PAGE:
"At the same time, I know Dr. King would not yet be satisfied," Holder said in a Thursday evening speech at the National Action Network Convention. "And he would be the first to remind us that –- although segregation is no longer the law of the land; although bigotry and discrimination are not as pervasive as they once were; and although a direct beneficiary of his legacy now sits in the Oval Office, and another humbly serves as the 82nd Attorney General of the United States –- even today, in 2013, our struggle to bridge divisions, to eradicate violence, and to combat disparities and disenfranchisement remains far from over. And nowhere is this clearer than in the national debate about voting rights that has captured recent headlines from coast to coast."

Holder said there was a still a need for a key provision of the Voting Rights Act which may be struck down by the Supreme Court. There's "long been a national consensus, a bipartisan consensus, that the Voting Rights Act was not only necessary, but good for our nation," he said.

"Let me be clear: while this country has indeed changed, and real progress has been made –- we are not yet at the point where the most vital part of the Voting Rights Act can be described as unnecessary or a product of a flawed political process," Holder said. "That’s why today’s Justice Department has vigorously defended Section 5 as an indispensable –- and constitutional –- tool for eradicating discriminatory electoral processes."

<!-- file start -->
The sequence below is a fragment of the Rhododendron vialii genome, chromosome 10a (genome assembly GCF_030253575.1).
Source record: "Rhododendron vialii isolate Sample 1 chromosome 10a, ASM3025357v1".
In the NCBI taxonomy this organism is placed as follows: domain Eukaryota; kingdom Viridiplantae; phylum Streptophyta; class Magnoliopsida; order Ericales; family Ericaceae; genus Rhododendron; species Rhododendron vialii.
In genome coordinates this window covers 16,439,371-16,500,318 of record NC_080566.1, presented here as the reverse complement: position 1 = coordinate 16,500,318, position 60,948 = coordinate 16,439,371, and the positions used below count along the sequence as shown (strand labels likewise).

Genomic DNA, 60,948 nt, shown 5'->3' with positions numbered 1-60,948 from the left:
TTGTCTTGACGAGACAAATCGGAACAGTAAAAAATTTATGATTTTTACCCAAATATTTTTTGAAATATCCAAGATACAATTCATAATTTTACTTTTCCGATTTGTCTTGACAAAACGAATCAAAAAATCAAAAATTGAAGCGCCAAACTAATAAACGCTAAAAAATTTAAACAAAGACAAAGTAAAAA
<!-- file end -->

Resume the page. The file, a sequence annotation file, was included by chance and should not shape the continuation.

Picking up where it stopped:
Holder said that no matter what the outcome of the Supreme Court case, DOJ "will remain committed to the aggressive and appropriate enforcement of all voting and civil rights protections, including every part of the Voting Rights Act." The Justice Department is "eager to work with elections administrators and elected leaders throughout the country to consider policies aimed at making more fair –- and modernizing –- our voting systems; ensuring that all eligible citizens have equal access to the ballot; and preventing and punishing fraudulent voting practices –- however rare," Holder said.

"Long lines are unnecessary. Shortened voting periods are unwise and inconsistent with the historic ideal of expanded participation in the process. Recent proposed changes in how electoral votes are apportioned in specific states are blatantly partisan, unfair, divisive, and not worthy of our nation," Holder said. "Let me be clear again: we will not sit by and allow the slow unraveling of an electoral system that so many sacrificed so much to construct."